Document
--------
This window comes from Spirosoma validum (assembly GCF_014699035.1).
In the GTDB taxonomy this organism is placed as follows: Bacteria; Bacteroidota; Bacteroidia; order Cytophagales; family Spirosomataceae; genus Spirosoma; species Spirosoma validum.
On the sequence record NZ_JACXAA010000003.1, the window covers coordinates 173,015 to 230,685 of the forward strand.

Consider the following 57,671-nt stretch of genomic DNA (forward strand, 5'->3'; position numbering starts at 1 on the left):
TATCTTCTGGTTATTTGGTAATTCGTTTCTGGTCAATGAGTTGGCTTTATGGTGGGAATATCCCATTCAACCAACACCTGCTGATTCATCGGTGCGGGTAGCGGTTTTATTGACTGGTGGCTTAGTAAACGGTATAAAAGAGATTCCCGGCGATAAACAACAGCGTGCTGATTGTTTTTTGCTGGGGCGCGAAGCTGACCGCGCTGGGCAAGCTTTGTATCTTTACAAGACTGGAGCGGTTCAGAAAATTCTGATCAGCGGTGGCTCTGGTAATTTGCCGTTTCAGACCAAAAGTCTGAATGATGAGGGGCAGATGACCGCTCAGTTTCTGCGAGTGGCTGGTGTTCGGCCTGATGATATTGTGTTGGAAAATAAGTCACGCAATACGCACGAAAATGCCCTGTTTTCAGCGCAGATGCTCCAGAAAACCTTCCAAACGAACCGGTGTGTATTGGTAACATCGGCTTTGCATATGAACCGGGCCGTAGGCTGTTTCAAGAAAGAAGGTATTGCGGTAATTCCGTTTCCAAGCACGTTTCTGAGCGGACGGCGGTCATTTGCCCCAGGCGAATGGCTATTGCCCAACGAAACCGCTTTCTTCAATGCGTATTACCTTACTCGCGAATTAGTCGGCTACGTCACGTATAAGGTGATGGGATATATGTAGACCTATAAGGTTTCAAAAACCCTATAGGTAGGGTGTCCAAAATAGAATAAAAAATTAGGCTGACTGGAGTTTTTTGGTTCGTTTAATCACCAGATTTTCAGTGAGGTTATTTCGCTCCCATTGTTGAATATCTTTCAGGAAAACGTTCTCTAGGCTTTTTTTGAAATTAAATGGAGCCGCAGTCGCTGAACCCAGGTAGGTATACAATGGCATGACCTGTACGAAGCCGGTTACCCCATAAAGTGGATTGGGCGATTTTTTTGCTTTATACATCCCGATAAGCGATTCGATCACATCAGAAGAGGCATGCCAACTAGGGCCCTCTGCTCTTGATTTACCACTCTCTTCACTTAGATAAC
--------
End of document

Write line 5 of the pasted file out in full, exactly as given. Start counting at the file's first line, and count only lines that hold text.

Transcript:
TATCTTCTGGTTATTTGGTAATTCGTTTCTGGTCAATGAGTTGGCTTTATGGTGGGAATATCCCATTCAACCAACACCTGCTGATTCATCGGTGCGGGTAGCGGTTTTATTGACTGGTGGCTTAGTAAACGGTATAAAAGAGATTCCCGGCGATAAACAACAGCGTGCTGATTGTTTTTTGCTGGGGCGCGAAGCTGACCGCGCTGGGCAAGCTTTGTATCTTTACAAGACTGGAGCGGTTCAGAAAATTCTGATCAGCGGTGGCTCTGGTAATTTGCCGTTTCAGACCAAAAGTCTGAATGATGAGGGGCAGATGACCGCTCAGTTTCTGCGAGTGGCTGGTGTTCGGCCTGATGATATTGTGTTGGAAAATAAGTCACGCAATACGCACGAAAATGCCCTGTTTTCAGCGCAGATGCTCCAGAAAACCTTCCAAACGAACCGGTGTGTATTGGTAACATCGGCTTTGCATATGAACCGGGCCGTAGGCTGTTTCAAGAAAGAAGGTATTGCGGTAATTCCGTTTCCAAGCACGTTTCTGAGCGGACGGCGGTCATTTGCCCCAGGCGAATGGCTATTGCCCAACGAAACCGCTTTCTTCAATGCGTATTACCTTACTCGCGAATTAGTCGGCTACGTCACGTATAAGGTGATGGGATATATGTAGACCTATAAGGTTTCAAAAACCCTATAGGTAGGGTGTCCAAAATAGAATAAAAAATTAGGCTGACTGGAGTTTTTTGGTTCGTTTAATCACCAGATTTTCAGTGAGGTTATTTCGCTCCCATTGTTGAATATCTTTCAGGAAAACGTTCTCTAGGCTTTTTTTGAAATTAAATGGAGCCGCAGTCGCTGAACCCAGGTAGGTATACAATGGCATGACCTGTACGAAGCCGGTTACCCCATAAAGTGGATTGGGCGATTTTTTTGCTTTATACATCCCGATAAGCGATTCGATCACATCAGAAGAGGCATGCCAACTAGGGCCCTCTGCTCTTGATTTACCACTCTCTTCACTTAGATAAC